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Small Dragon Species
Hey guys, I'm looking to add to my mixed species enclosure by adding some more of the smaller varieties of dragons, such as the Mountain Heath Dragon and Painted Dragon, just wondering what peoples thoughts are on the topic, they would be going in with JUVIE Eastern Water Dragons and some jacky dragons in a 4x2x2
Also if anyone has suggestions for other small dragon species that I might be interested in, all comments and suggestions welcome!
The enclosure is this:
Cool End 18-22
Shallow (4-5 inch) water area and running water
Many more branches and hides since this picture was taken
- 05-Sep-12, 08:39 AM #2
Hey Revell, Mountain Heath Dragons will go fine with Jackies and Water Dragons OF THE SAME SIZE. (Which is heavily age dependant as the other two species grow much larger.) As long as you are prepared to separate them when the Jacky Dragons or Water Dragons outgrow the Mountain Heaths this should be fine.
Painted Dragons generally require more heat and drier cage conditions than the other 3 coastal species and will probably need to be kept separately and in different conditions.Keeper, breeder and photographer of geckos.
I agree with GeckPhotographer. Also any of the Amphibolourus genus, like Burns' Dragon and the Nobbi Dragon. The likes of C. decresii, C. fionni, C. vadnappa would do OK. Diporiphora australis and the Western Bearded Dragon (Pogona minor) also.
Edit: Not A. longirostris as they need more room and A. temporalis might need more heat.
Last edited by Bluetongue1; 06-Sep-12 at 03:54 PM.Everything has its beauty, but not everyone sees it. [Confucius]
Here we go again with amateur keepers wanting to mix species, MANY that don't even share similar niches or distributions.
How I pity future hobbyists if this is the direction this hobby is steering.
Last edited by Rocket; 05-Sep-12 at 07:03 PM.
- 05-Sep-12, 06:30 PM #6thats a bit rich... mountain dragons and jackies exist in the same place, and they live quite comfortably together from what i remember when i did so in the late 80's and early 90'sKeeper, breeder and photographer of geckos.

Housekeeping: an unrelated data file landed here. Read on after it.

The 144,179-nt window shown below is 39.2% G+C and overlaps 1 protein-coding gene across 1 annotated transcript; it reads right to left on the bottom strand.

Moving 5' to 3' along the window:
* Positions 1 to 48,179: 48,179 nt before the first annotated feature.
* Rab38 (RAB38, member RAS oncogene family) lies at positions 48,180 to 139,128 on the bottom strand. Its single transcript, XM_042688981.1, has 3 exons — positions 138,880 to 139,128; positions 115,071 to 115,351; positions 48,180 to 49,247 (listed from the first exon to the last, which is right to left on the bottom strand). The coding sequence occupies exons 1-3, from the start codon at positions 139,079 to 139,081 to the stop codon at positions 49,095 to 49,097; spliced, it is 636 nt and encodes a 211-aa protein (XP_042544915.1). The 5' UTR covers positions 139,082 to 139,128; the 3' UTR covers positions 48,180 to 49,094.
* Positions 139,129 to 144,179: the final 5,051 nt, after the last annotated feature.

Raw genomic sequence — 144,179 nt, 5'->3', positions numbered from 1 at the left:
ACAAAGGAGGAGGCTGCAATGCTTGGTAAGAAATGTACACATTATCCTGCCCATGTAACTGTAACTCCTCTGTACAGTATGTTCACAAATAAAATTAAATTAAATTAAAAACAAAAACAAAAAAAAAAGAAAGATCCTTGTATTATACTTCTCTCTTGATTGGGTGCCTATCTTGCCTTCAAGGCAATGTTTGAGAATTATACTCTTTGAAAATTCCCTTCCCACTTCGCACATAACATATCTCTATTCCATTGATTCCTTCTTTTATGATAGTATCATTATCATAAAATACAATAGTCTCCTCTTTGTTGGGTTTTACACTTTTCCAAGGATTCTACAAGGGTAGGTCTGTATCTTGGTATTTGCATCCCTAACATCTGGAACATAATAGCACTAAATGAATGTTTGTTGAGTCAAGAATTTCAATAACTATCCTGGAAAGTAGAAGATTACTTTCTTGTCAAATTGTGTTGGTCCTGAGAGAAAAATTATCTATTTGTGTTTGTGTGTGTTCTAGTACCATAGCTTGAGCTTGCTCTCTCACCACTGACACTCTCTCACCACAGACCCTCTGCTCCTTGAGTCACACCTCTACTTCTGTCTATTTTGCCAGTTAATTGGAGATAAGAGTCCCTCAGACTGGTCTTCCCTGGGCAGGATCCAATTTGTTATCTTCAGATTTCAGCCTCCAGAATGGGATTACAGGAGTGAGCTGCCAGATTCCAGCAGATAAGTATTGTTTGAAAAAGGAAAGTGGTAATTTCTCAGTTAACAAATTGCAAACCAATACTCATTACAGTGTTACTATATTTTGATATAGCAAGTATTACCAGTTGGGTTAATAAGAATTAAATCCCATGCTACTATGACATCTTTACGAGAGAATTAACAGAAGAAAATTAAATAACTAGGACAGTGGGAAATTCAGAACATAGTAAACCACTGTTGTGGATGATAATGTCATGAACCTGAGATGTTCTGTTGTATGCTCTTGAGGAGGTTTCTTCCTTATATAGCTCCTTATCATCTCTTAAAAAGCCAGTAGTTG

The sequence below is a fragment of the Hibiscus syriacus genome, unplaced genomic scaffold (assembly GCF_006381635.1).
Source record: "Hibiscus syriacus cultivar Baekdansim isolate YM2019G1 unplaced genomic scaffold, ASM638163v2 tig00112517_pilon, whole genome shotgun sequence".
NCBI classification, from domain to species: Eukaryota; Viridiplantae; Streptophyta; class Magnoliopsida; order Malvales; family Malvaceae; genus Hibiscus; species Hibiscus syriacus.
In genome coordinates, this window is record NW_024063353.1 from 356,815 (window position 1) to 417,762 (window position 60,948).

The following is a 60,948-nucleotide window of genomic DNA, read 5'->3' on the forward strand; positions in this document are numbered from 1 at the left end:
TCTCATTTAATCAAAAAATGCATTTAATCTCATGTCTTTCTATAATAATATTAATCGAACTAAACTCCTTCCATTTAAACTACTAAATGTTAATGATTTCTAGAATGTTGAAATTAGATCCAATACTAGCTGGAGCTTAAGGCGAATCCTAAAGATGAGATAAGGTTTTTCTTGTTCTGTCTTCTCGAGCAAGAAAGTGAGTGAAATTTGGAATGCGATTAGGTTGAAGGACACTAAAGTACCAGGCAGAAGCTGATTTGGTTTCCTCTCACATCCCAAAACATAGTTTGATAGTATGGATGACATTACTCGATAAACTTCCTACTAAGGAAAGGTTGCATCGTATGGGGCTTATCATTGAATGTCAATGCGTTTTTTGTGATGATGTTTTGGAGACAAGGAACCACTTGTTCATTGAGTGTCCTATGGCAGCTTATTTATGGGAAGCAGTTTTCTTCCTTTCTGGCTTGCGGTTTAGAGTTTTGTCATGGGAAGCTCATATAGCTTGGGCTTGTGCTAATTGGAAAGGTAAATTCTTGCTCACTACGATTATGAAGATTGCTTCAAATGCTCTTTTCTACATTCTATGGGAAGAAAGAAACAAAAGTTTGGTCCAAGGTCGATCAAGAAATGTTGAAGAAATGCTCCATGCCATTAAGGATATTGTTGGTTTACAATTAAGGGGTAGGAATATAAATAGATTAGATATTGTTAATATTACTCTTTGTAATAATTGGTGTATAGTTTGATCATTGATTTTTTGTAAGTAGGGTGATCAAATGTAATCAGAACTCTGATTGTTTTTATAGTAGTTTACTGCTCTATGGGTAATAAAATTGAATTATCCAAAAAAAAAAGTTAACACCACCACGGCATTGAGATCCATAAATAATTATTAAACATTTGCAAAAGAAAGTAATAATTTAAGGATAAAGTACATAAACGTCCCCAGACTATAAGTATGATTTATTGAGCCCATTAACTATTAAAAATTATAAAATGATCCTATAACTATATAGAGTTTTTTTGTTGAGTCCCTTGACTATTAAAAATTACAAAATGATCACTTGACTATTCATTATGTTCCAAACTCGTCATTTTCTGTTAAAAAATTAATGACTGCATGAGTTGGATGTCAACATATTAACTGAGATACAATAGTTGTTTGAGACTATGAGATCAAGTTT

- 05-Sep-12, 07:06 PM #7
- 05-Sep-12, 07:10 PM #8
i have to on rockets side for a bit of this,
im all for mixing species together, but if they are found in exact opposite habitats or dont arnt even found in the same locations than i suggest you dont mix them
i suggest you leave your jackys and ewd's together while the ewd is smaller and maybe make smaller tanks to house smaller dragons. All you need is a 3 foot long tank by a foot wide and about 2 feet high. Can stack them on eachother and have trios of smaller dragons in them - i have netteds in one and getting painteds soon in the one abovelike a boss
I have a problem with use of the term “amateur” keeper. Are you implying you are a professional and he is not? Or just using the term to give false weight to your statements? Care to explain?
It is something that is very much discouraged with a wide number of snakes due to their propensity to eat other snakes of even similar size. In fact, with some it is risking it keeping more than one of the same species in an enclosure.
Most lizards are different in this respect. Rob Bredl used to have a pit in his reptile park with half a dozen or so different dragon species happily co-existing. As far know, Rob would have been classified as a professional keeper because he did it for a living.
As for exact opposite habitats and very different locations... when people are giving advice on housing, I have seen very little of the latter being taken into account and virtually zero of the former. I don’t think I have ever heard it mentioned for a Gould’s Monitor (Sand Goanna), which is found Australia wide. Similarly with Shinglebacks, Eastern Bluetongues, Coastal Carpets, even EWDs. Same story with Jackies, Nobbi Dragons, Nephrurus laevis laevi and the list goes on. Wide-ranging species found either the length or breadth, or both, of Australia. What is required is an understanding of how to meet the animal’s needs in captivity, not the ability to exactly recreate the habitat. It is much more about providing a suitable micro-habitat.
jack, you are dead right about the two species co-existing. Mountain dragons tend to hang on rock surrounded by dense bushes and once warmed up will forage on more open ground. Jackies tended to be found in or on the tops of bushes and fallen branches. The Mountain dragons were in higher numbers where they did occur. Any sudden movements and they would disappear into the base of the shrubs.